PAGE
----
A month ago, when I told readers I had begun Elizabeth Johnson's book Quest for the Living God, was finding it very rewarding to read, and might share some impressions of it on this blog, I also noted that I intended to follow up by reading the other book by a U.S. nun that the U.S. Catholic bishops have condemned of late, Margaret Farley's Just Love: A Framework for Christian Sexual Ethics (NY: Continuum, 2006). I've just now begun Margaret Farley's book, and as with Elizabeth Johnson's, am finding it powerful. I haven't read much of it yet. I ordered the book through my local library's ILL service, and it has just arrived.
I like how Margaret Farley grounds her book's argument in the preface to Just Love. She states,
All along I have been struck by the urgency of contemporary issues in sexual ethics not in spite of but along with the many other urgent ethical issues that demand our attention today. What happens in the sexual sphere of human life is not isolated from what happens in other spheres--whether familial, religious, social, political, or economic. The possibilities for human flourishing in general are nurtured or hindered by the ways in which we live our sexual lives. Everyone is aware of not only the fulfillment and joy promised through human sexuality, but the harm, violence, and stigma that unjust actions, relationships, and attitudes bring to our sexual selves. Perhaps never before have words of healing and hope been so needed, especially from the churches (p. xi).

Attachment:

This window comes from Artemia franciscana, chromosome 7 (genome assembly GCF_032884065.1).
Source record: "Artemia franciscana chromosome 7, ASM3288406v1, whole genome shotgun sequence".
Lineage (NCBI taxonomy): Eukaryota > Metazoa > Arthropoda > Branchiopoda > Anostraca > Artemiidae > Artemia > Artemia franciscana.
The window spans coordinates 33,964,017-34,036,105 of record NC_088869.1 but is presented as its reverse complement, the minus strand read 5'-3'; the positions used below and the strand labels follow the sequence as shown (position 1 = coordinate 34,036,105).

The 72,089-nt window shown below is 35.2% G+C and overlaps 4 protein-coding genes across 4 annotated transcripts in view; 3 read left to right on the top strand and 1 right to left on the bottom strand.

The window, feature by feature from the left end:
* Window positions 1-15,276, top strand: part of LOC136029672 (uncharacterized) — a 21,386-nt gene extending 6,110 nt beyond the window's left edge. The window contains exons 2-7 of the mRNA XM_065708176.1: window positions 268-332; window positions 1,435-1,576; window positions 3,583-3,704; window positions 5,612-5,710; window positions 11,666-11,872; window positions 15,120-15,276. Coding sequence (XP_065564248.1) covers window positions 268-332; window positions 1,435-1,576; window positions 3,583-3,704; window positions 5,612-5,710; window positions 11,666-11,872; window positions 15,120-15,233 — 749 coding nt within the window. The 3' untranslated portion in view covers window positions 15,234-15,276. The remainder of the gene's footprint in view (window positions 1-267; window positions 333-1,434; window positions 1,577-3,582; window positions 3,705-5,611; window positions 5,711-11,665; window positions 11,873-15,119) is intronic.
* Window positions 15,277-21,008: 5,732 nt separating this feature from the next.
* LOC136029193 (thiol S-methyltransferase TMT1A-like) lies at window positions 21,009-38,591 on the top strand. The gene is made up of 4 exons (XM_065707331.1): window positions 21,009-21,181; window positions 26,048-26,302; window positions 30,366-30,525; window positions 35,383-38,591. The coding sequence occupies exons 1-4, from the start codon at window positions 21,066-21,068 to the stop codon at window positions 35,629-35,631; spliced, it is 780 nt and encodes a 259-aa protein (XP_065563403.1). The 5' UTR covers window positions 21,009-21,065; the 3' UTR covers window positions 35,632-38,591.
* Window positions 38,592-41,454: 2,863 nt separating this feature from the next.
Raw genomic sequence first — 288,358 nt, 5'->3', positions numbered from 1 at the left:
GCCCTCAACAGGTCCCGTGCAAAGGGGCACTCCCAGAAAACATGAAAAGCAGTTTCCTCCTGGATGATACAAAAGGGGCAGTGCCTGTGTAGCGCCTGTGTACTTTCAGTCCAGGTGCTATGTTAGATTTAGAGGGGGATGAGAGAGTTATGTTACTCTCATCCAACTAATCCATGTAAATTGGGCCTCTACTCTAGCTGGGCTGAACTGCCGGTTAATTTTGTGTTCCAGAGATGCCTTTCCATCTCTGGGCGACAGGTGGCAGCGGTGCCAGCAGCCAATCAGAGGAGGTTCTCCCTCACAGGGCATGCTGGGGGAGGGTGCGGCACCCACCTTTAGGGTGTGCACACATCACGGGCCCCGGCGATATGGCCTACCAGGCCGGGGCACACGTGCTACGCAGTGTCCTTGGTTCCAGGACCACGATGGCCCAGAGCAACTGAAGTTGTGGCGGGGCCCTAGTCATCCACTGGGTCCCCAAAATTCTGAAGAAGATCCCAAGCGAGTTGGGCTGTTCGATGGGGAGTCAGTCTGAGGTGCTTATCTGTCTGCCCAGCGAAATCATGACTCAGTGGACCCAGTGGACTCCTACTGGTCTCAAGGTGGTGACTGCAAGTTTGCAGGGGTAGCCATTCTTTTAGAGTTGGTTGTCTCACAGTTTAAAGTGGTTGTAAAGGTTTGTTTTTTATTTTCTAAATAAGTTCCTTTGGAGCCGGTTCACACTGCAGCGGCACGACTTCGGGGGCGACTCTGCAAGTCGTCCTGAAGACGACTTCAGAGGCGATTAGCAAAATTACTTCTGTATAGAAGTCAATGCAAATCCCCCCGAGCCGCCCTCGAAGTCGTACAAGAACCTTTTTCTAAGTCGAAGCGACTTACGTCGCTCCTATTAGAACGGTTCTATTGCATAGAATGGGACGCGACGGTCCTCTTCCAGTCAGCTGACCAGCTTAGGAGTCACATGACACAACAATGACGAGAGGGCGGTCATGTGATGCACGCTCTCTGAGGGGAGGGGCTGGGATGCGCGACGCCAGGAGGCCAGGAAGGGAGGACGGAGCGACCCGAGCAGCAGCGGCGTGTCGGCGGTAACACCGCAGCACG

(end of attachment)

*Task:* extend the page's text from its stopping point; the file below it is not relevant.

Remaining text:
That brief prolegomenon packs a lot of dense and highly significant ideas into five sentences. Here are some of my reflections about it: